I took Calley everywhere with me. We went to my dad's house in the summers. We moved to Colorado in junior high. I picked her up from my mom's after my first year in residence hall at college when I had my own apartment. We moved to Boulder and had a few apartments there.

I had a boyfriend I lived with just outside Boulder during early college. Calley used to make him cry too. Then she expressed her discontent at him by peeing on his jumbo bean bag, and then his pillow. He was history soon thereafter.

Then AB came along and there was the now infamous attack to his head by Calley while at my parent's house. He grabbed her and launched her across the room. My step-dad applauded and AB was immediately accepted into our family. I, on the other hand, could not believe my boyfriend had done that to my cat.

AB eventually accepted that I came with a 15 year old psychotic cat and we packed her up and went to Reno where I was going to grad school. I am sure he thought the cat couldn't live *that* much longer.

While in Reno her occasional vomiting spells became routine and I somehow had failed to notice how much weight she had really lost. I took her to the vet and was astonished my healthy 13 lb cat was now 9 lbs.

An ultrasound revealed that she had massive cirrhosis of the liver. Her days of living as a lush had to come to an end.

On a serious note after doing a little reading on liver functions in cats and remembering back to when her vomiting started, I feel strongly that it was the massive ingestion of hundreds of miller moths during a summer invasion in Fort Collins, Colorado. An invasion I will never forget as one of the most gross experiences I have had. She ate moths until she was stuffed and my apartment - actually, the city was infested to epic proportions.

I was happy this cirrhosis was actually treatable. She may never regain her liver function, but with steroids she could maintain what function she had as well as giving her an oral synthetic bile.

We went this route for five years during which time she gained a couple pounds back, quit vomiting and met her new soul mate in life - a rascally Belgian Sheepdog named Winny.

The unlikely pair were inseperable. Calley's life though stable, still hung in the balance and our vet was satisfied with our route of "benevolant disregard". We weren't going to go to heroic lengths to save Calley, no liver transplants or operations, just medication and treating symptoms as they arose. He understood the huge trauma to her for any blood analysis after finding a fang lodged in his arm after one such experience. (It actually broke off IN his arm.)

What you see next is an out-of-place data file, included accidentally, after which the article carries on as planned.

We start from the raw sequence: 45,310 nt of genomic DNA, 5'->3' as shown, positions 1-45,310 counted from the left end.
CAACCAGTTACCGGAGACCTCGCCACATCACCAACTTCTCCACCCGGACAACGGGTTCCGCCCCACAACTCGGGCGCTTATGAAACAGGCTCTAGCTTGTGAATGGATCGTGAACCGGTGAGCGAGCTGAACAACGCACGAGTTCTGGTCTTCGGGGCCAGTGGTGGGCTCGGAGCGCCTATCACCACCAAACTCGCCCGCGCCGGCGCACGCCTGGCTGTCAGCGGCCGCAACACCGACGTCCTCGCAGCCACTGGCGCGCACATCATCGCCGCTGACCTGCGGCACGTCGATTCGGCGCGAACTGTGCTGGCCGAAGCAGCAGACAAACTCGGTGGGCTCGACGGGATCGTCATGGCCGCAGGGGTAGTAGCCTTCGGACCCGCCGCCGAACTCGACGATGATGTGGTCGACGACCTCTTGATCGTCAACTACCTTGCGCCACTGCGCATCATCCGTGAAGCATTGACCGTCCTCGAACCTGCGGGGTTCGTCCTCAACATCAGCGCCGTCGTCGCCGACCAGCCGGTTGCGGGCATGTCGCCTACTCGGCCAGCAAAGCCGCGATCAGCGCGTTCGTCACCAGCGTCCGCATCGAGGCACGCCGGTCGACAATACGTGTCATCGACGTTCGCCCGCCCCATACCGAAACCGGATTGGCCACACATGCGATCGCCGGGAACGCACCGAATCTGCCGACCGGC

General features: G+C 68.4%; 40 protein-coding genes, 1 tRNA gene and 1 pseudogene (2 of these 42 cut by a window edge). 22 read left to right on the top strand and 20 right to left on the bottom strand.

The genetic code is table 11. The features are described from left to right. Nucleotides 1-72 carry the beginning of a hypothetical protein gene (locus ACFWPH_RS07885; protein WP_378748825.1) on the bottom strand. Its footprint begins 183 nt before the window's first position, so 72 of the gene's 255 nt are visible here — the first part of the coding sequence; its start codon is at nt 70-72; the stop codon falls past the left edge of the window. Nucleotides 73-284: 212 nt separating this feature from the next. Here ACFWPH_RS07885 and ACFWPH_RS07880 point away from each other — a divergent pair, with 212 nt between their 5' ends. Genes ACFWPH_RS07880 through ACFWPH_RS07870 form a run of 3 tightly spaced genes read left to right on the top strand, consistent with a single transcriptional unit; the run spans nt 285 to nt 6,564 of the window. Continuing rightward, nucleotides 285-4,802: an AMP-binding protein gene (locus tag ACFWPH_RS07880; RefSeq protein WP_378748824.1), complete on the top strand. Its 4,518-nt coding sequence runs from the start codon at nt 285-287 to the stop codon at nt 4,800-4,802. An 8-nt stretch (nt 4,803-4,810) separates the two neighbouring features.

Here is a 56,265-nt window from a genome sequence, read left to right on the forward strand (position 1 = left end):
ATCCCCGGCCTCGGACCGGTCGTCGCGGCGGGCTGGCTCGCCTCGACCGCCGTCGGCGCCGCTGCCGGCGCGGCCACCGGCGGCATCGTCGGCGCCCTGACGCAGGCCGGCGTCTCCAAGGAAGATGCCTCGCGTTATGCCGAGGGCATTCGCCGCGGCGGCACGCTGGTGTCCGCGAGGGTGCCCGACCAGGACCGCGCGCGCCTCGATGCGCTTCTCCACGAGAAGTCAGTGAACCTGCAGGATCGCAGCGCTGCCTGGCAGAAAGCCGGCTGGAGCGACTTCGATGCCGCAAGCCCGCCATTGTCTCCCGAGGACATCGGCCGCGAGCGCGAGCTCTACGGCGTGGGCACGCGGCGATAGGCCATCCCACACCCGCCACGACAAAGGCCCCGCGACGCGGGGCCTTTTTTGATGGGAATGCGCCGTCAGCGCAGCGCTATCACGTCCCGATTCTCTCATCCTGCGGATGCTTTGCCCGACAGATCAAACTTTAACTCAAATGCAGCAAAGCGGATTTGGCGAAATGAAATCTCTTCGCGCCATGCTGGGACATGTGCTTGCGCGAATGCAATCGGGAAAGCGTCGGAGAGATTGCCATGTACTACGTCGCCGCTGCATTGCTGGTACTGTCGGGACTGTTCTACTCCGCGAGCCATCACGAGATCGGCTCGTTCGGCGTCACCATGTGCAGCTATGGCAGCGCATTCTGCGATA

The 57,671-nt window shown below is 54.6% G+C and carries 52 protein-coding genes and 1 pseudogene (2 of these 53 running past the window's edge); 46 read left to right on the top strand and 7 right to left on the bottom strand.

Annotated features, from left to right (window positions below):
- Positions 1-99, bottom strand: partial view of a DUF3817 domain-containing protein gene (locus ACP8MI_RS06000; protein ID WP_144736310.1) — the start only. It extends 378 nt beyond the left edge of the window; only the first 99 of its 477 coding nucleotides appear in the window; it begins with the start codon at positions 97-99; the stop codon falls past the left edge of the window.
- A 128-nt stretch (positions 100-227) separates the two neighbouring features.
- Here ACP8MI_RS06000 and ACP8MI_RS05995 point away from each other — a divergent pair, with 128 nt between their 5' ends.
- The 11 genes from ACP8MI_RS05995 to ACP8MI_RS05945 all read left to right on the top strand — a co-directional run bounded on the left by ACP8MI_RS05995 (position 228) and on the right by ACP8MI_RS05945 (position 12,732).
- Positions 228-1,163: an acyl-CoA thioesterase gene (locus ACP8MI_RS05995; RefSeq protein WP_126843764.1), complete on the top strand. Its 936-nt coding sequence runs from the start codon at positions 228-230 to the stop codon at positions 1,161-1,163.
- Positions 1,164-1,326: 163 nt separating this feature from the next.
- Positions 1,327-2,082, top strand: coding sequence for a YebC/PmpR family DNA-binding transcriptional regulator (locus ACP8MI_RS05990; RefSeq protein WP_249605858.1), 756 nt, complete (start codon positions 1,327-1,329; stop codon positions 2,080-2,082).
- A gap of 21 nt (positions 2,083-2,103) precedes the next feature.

Calley had good days and bad days. Sometimes she behaved like a spry 15 year old cat, and sometimes like a feeble senior.

She was swinging on the low side when we decided to move to Washington state and our vet warned us that she may very well not survive the move. She had just been diagnosed with early stage kidney failure and diabetes. Her spine had nearly no cartilege left from the longterm steroid use. She was hunched over and unable to groom herself, which was fine since Winny did that for her. (We would go camping with Winny and return after a couple days to our greaseball kitty cat who hadn't been groomed during that time. It was obvious Winny maintained her.)

Not only did she survive the move but lived for another two years in Washington State. We found a vet who was receptive to our desires to "leave her be". This was actually more difficult than it sounds. We went through two vets who thought she needed to have surgery (at age 20) and the second even went so far as to state abuse and attempt to take her away from us when I took her in because her eyelid quit retracting. Finally a friend pointed us to a woman he knew who understood the issues of older pets. She agreed with us that our chosen route to treat her problems was best and added in fluids administration to help with her failing kidneys.

Calley spent most days sleeping in the closet on her heating pad and sitting for her daily bath by the dog.

Then the day came that she didn't bounce back. She kept going downhill and we awoke to her in one of the spare bedrooms (which was odd enough) convulsing. I tearfully held her, knowing what we had to do. She was 22 years old. Death was upon her. Our dog wouldn't come near her. AB and I cried as we called an on-call vet and arranged to take her in to be put down. It stung as the on-call receptionist listed off the rules and fees. I know she didn't know us from the next person, but we weren't just simply annoyed with the animal (as apparently many people are and have pets put down).

We took her in wrapped in a towel as she didn't have control of any faculties anymore. AB and I sobbed. I hadn't seen AB cry that hard about something ever. He had obviously grown to love her as well. Within minutes, she was gone and we said goodbye to her.

We went out to the desk to settle what we were expecting was our massive bill for a Saturday call in and the receptionist told us we were only being charged $50 for the equipment use. (We had been quoted over $300.)

We had Calley cremated and still today her ashes are on my dresser in a small container. I never knew where to lay her to rest because she was an indoor cat. There wasn't any special place - other than in my arms, next to her dog, or on her heating pad.